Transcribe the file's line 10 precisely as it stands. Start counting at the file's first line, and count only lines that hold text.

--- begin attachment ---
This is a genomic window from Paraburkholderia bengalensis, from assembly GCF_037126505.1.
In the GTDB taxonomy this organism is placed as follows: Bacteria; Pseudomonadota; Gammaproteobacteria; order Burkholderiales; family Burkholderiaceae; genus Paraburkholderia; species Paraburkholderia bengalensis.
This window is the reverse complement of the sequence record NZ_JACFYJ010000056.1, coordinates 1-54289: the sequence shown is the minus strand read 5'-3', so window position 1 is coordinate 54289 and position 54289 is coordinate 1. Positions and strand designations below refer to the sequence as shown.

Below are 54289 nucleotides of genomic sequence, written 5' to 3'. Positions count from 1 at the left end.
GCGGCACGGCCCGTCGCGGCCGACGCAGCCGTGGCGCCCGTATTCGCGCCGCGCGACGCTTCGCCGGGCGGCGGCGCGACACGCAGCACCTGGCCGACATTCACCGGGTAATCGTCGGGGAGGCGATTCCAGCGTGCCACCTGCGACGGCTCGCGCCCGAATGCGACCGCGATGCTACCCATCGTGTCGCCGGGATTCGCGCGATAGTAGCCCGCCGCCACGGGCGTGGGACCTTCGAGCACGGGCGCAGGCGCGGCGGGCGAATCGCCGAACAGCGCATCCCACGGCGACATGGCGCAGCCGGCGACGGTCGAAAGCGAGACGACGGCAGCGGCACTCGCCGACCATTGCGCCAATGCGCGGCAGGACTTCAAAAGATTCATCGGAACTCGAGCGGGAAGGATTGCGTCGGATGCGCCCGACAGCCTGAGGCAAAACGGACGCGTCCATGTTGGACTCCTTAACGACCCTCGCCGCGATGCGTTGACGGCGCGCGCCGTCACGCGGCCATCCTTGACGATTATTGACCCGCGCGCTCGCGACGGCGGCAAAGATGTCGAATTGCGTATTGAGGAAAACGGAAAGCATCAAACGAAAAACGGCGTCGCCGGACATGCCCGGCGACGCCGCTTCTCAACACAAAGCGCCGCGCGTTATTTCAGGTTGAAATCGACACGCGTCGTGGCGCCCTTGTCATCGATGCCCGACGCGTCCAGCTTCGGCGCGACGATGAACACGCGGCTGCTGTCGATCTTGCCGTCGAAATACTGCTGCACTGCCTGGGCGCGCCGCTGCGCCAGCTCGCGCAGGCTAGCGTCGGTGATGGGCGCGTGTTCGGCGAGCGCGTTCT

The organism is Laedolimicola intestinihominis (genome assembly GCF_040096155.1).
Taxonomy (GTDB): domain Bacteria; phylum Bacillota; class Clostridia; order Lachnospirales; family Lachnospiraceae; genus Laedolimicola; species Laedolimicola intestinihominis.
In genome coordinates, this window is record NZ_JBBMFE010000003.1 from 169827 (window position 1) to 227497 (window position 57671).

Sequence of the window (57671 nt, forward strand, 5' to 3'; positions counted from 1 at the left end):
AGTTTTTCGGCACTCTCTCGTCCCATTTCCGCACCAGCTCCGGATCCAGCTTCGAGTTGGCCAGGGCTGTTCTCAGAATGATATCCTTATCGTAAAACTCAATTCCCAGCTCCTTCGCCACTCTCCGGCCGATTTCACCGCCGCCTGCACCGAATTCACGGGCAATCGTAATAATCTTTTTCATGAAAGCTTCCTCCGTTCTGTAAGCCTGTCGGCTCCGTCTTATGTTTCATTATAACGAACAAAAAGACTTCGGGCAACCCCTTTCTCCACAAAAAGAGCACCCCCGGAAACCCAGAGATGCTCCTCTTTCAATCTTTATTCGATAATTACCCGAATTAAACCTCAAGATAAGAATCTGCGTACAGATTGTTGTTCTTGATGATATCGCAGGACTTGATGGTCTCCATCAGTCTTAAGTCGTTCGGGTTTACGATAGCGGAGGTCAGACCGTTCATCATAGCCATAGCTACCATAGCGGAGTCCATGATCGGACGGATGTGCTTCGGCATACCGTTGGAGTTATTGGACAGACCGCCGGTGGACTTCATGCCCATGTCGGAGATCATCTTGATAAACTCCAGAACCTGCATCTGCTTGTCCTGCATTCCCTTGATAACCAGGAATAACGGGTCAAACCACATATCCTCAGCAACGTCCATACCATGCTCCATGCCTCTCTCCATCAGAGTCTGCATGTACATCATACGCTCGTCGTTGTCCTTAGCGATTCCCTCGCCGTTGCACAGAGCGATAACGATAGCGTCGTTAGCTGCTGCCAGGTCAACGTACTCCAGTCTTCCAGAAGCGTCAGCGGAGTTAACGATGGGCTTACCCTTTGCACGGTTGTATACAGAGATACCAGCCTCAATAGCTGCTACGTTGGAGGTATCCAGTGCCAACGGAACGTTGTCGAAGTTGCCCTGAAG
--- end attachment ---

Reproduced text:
AGTTTTTCGGCACTCTCTCGTCCCATTTCCGCACCAGCTCCGGATCCAGCTTCGAGTTGGCCAGGGCTGTTCTCAGAATGATATCCTTATCGTAAAACTCAATTCCCAGCTCCTTCGCCACTCTCCGGCCGATTTCACCGCCGCCTGCACCGAATTCACGGGCAATCGTAATAATCTTTTTCATGAAAGCTTCCTCCGTTCTGTAAGCCTGTCGGCTCCGTCTTATGTTTCATTATAACGAACAAAAAGACTTCGGGCAACCCCTTTCTCCACAAAAAGAGCACCCCCGGAAACCCAGAGATGCTCCTCTTTCAATCTTTATTCGATAATTACCCGAATTAAACCTCAAGATAAGAATCTGCGTACAGATTGTTGTTCTTGATGATATCGCAGGACTTGATGGTCTCCATCAGTCTTAAGTCGTTCGGGTTTACGATAGCGGAGGTCAGACCGTTCATCATAGCCATAGCTACCATAGCGGAGTCCATGATCGGACGGATGTGCTTCGGCATACCGTTGGAGTTATTGGACAGACCGCCGGTGGACTTCATGCCCATGTCGGAGATCATCTTGATAAACTCCAGAACCTGCATCTGCTTGTCCTGCATTCCCTTGATAACCAGGAATAACGGGTCAAACCACATATCCTCAGCAACGTCCATACCATGCTCCATGCCTCTCTCCATCAGAGTCTGCATGTACATCATACGCTCGTCGTTGTCCTTAGCGATTCCCTCGCCGTTGCACAGAGCGATAACGATAGCGTCGTTAGCTGCTGCCAGGTCAACGTACTCCAGTCTTCCAGAAGCGTCAGCGGAGTTAACGATGGGCTTACCCTTTGCACGGTTGTATACAGAGATACCAGCCTCAATAGCTGCTACGTTGGAGGTATCCAGTGCCAACGGAACGTTGTCGAAGTTGCCCTGAAG